A U.S. lawmaker has introduced legislation to require the U.S. Federal Communications Commission to deliver a detailed cost-benefit analysis to Congress before moving forward with a plan to reclassify broadband as a regulated common-carrier service.
The bill, authored by Representative Cliff Stearns, a Florida Republican, would also require the FCC to conduct a market study to show "market failure" in the broadband industry before moving forward with the plan to reclassify broadband.
FCC Chairman Julius Genachowski's plan to reclassify broadband as a regulated service is a mistake, Stearns said at a press conference Tuesday organized by Americans for Prosperity, an antiregulation advocacy group. The effort will hurt the FCC's goal of making broadband available to all U.S. residents, he said.
"I think this is a partisan move by him to regulate the Internet," Stearns said. "This curious step by Chairman Genachowski would reverse course and ... do an end run around Congress, where this issue should and must be debated first."
Genachowski, a Democrat, announced last week that he would launch a proceeding to reclassify broadband from a largely unregulated information service to a regulated common-carrier service in response to an appeals court ruling last month saying that the agency did not have the authority to enforce informal network neutrality rules. Comcast, which had slowed some peer-to-peer traffic in the name of network management, challenged the FCC's authority to enforce the informal rules in place since 2005.
The reclassification of broadband is needed for the FCC to pass formal net neutrality rules and to implement parts of its national broadband plan, released in March, Genachowski said.
At the same time that the FCC reclassifies broadband as a regulated service, the FCC would move to exempt broadband from most traditional telecom regulations under Genachowski's plan.
Stearns, the ranking Republican on the House Energy and Commerce Committee's Communications, Technology and the Internet Subcommittee, said that the Internet Investment, Innovation and Competition Preservation Act would require the FCC to "prove" there is market failure in the broadband industry before reclassifying broadband, then go to Congress for approval.
The 11-page bill would require the FCC to provide to Congress "substantial evidence that the market failure is causing specific, identified harm to consumers by preventing a substantial number of consumers nationwide from accessing a substantial amount of lawful Internet content, applications, and services of their choice."
Under the bill, the FCC would also have to consider the costs of enforcement and the impact on innovation and broadband investment before reclassifying broadband. The bill would also require the FCC to revisit its reclassification decision and look for market failures every two years.
The Stearns bill would also require the FCC, if it passes net neutrality rules, to enforce them on application providers and Web content providers as well as broadband providers.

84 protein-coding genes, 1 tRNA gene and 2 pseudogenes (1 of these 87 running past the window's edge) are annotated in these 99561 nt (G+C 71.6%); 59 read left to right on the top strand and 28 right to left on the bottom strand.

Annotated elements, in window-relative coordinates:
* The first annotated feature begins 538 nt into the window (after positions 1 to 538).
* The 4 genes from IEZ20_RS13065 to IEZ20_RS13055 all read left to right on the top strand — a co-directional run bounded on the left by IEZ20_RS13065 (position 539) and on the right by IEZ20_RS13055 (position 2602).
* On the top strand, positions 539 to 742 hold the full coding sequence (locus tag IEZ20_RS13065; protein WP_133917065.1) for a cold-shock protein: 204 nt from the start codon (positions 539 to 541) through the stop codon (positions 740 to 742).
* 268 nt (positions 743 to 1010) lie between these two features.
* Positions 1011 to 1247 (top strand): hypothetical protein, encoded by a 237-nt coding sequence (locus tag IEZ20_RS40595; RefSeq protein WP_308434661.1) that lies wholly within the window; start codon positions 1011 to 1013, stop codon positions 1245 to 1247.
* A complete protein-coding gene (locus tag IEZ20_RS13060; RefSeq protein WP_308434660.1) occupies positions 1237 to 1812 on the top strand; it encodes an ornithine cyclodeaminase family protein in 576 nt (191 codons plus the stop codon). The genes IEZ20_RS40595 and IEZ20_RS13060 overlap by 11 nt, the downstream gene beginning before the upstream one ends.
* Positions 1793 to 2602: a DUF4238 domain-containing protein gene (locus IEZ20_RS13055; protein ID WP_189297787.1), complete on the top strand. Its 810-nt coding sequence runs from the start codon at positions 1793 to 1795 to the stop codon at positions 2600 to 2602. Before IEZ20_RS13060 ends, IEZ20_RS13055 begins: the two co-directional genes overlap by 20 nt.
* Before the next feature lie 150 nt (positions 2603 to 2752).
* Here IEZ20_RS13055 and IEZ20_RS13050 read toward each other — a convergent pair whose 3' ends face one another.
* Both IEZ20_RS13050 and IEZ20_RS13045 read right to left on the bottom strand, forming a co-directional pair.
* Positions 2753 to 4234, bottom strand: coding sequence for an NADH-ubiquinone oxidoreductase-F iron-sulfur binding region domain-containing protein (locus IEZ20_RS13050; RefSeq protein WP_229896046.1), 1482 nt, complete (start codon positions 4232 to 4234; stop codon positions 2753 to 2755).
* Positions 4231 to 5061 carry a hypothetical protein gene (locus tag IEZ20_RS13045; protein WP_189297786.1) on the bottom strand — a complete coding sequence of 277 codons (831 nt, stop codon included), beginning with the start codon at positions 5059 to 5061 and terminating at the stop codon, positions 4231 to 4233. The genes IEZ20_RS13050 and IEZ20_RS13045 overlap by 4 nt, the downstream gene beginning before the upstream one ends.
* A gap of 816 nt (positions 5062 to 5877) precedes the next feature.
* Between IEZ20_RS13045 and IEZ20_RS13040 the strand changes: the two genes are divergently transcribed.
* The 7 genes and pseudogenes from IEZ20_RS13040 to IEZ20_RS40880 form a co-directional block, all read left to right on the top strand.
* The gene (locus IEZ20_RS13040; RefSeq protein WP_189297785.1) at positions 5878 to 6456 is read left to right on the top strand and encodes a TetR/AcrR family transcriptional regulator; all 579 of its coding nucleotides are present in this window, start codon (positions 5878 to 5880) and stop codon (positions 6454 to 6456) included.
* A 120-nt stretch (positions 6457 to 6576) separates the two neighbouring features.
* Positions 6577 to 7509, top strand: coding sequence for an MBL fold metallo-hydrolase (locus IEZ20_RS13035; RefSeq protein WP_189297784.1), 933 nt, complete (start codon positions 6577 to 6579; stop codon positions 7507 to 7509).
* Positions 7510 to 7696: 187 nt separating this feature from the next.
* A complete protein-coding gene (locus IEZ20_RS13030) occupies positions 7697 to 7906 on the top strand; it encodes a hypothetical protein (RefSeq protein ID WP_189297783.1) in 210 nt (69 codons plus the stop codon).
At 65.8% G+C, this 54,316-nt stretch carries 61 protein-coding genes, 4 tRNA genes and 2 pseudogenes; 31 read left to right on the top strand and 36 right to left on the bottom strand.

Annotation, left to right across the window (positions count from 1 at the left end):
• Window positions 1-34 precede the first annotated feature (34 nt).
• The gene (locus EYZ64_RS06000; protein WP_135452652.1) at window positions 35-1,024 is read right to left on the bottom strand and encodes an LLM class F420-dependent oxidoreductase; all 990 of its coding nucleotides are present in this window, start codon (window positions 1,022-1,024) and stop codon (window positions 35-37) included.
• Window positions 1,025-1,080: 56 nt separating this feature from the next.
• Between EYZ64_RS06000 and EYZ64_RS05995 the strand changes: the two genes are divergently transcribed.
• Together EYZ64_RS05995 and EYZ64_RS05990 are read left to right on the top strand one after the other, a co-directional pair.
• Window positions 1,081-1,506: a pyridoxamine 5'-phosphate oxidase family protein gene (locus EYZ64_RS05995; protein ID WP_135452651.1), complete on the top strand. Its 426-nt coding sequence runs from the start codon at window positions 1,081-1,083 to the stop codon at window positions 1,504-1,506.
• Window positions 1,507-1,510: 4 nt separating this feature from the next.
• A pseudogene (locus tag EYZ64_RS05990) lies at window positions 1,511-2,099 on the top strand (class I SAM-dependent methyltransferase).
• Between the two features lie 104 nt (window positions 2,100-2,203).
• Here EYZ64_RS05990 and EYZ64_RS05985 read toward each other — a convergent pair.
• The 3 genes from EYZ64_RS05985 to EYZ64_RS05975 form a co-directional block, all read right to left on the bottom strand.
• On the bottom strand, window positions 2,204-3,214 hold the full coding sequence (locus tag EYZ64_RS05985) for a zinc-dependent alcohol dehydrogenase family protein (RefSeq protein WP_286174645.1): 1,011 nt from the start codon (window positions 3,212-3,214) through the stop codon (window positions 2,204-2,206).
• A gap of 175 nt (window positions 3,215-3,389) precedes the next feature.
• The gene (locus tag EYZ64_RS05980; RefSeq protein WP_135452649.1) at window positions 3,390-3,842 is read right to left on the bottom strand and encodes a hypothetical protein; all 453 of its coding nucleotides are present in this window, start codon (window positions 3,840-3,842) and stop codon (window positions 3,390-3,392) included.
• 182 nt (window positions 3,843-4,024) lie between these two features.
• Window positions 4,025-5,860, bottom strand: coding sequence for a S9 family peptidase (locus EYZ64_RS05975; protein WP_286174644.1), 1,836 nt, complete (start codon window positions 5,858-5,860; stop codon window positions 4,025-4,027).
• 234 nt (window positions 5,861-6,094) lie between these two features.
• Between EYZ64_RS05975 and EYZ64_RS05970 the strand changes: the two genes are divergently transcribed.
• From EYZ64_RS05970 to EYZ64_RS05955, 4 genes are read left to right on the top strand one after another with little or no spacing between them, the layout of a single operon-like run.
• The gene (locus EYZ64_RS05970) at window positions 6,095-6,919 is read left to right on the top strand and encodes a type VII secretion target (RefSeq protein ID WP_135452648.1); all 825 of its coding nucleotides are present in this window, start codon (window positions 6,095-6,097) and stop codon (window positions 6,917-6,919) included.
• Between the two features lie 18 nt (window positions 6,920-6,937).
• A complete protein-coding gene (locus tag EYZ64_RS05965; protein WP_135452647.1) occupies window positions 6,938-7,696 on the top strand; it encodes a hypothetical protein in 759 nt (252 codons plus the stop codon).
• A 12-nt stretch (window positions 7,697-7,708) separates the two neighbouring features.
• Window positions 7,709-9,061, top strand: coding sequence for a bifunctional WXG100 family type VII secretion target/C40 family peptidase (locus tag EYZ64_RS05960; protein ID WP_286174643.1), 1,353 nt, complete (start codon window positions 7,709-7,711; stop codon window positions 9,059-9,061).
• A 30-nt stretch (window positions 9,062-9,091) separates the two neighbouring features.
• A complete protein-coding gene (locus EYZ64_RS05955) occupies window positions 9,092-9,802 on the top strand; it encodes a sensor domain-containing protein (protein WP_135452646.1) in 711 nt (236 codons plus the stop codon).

In October, Senator John McCain, an Arizona Republican, and Representative Marsha Blackburn, a Tennessee Republican, introduced bills to prohibit the FCC from creating formal net neutrality rules, after the agency launched a rulemaking process to do so. Both bills have gone nowhere.
During the press conference with Stearns, Americans for Prosperity (AFP) announced that it will launch a US$1.4 million advertising campaign to warn U.S. residents of the FCC's broadband regulation plans. The TV spot will run in Pennsylvania, Hawaii, Washington, D.C., and on national cable, the group said.
"The wave of new regulations proposed by the FCC amounts to nothing less than a Washington takeover of the Internet," said Phil Kerpen, vice president for policy at AFP. "The FCC wants to reduce the Internet to an old-fashioned, government-regulated utility."
A few blocks away from the press conference, net neutrality supporter Free Press was hosting a daylong forum on media reform Tuesday, and FCC member Mignon Clyburn, a Democrat, ripped into net neutrality and reclassification opponents, saying they were spreading "misinformation" about the FCC's efforts.
"An unfortunate reality is that having an open forum with reasonable and honest debate in this sphere appears unlikely," she said. "Instead, the lobbying machine for some extremely powerful interests has already been churning out quote-worthy lines at a rapid rate."
Clyburn disputed assertions that the FCC was trying to take over the Internet. The FCC would only give itself regulatory authority over broadband in a few areas, including net neutrality, privacy and broadband subsidies, she said. The commission will avoid imposing regulations that it used when "Ma Bell" was a telecom monopoly in the U.S., like some critics have suggested, she said.
"Nothing could be further from the truth," she added. "We are merely looking to preserve the authority that almost everyone assumed we had ... prior to the court's decision."
(Grant Gross can be reached at firstname.lastname@example.org.)